Dear English-speaking readers, this page is an automatic Google translation from a post originally written in French. My apologies for the weird sentences and the funny mistakes that could have been generated during the process. If you can read French, the original and correct version can be found here:
In Bali, just walk up Legian Street, Kuta, to find the monument to the dead of the attacks of October 12, 2002. The two bombs that exploded that night at the bar paddy's and at the disco Sari Club killed 202 people. Today, we see people being photographed in front of the list of victims. Funny idea ...
All those whom I saw thus taking the pose, at the foot of the monument, were Asians. Tourists, no doubt.
In Paris, Japanese or Chinese tourist groups are well known, with their devices around their necks. It's cliché, but it's a bit true: Asian tourists love to take pictures.
Usually, this craze to always want to photograph everything amuses me a lot. As an Occidental, I am often asked, in tourist places in Asia, to be asked for the photo-souvenir: I am asked to pose, with someone or with a group, so much I am "Exotic" in these countries. The funniest are young people, boys and girls, who come to ask permission to photograph me with their mobile phone ...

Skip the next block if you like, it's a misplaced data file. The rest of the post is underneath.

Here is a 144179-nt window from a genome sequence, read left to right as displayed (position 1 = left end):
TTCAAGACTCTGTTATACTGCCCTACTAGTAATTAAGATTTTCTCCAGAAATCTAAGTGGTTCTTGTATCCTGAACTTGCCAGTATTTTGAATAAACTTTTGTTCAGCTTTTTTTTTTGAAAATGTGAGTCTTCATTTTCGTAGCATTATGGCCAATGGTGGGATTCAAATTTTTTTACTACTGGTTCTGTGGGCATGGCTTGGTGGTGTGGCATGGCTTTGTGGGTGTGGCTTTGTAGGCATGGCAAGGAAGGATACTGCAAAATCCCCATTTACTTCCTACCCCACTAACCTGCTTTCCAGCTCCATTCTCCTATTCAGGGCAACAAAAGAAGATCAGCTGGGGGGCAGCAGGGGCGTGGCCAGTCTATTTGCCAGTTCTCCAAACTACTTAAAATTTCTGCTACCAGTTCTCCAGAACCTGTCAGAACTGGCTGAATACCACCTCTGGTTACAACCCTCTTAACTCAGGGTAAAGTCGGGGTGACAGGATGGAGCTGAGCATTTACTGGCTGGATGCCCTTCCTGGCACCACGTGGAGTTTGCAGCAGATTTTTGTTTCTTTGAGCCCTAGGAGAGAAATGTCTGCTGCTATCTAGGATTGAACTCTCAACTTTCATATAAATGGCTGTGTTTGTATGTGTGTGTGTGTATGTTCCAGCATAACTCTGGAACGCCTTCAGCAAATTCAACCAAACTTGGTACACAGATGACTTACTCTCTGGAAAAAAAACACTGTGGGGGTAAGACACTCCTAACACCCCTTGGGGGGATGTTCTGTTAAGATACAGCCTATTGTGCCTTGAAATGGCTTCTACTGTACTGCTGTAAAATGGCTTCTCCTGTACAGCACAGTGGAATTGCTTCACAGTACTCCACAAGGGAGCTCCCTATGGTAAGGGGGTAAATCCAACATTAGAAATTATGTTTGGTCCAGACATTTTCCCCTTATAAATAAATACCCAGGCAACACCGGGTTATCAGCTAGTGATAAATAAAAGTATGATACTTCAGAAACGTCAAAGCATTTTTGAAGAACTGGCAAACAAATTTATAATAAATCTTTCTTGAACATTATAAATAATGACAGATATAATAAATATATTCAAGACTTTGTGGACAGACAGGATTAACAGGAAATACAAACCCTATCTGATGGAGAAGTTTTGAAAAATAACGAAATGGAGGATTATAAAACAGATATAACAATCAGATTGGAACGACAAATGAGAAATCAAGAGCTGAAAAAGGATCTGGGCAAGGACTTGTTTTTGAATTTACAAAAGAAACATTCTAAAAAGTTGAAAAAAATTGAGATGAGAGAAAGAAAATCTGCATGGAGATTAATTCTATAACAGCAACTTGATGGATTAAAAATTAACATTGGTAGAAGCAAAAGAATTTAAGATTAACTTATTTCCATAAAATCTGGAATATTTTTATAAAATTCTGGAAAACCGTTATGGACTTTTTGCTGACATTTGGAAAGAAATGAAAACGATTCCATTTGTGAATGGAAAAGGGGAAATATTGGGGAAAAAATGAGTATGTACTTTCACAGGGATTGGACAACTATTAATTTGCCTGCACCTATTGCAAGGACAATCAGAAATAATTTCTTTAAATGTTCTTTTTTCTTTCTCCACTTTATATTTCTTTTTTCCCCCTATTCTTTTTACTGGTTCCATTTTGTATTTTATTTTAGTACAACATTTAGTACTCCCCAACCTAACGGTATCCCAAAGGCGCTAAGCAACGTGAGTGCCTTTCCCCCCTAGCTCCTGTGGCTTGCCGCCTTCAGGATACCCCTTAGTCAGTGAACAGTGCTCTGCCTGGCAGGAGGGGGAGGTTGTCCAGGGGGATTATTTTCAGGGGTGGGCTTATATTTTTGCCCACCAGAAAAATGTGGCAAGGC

But there, in front of the war memorial, it made me a little hallucinated, the ritual of the photo-souvenir. How to say ... even six years later, it's a macabre limit.
The perpetrator of the 2002 attacks is a commando of the Jemaah Islamiyah, Asian Islamist group. Australia paid the highest price with 88 victims. Among the dead, whose names are engraved in gold letters on black marble, 38 Indonesians, 22 British, 7 Americans and 4 French. On 1 October 2005, new attacks hit Bali's tourist spots, killing 22 people in Kuta and Jimbaran.
Thirty-three people were tried and sentenced for the Bali bombings of 2002. Three Indonesian Islamists, sentenced to death in 2003, are due to be executed soon. Maybe before Ramadan, in September.
The association Together Against the Death Penalty (ECPM) reminds us, in a statement of 18 July 2008, the appeal launched by the father of a young Australian killed in these attacks: he asks that the death sentence of the three men be commuted to life imprisonment.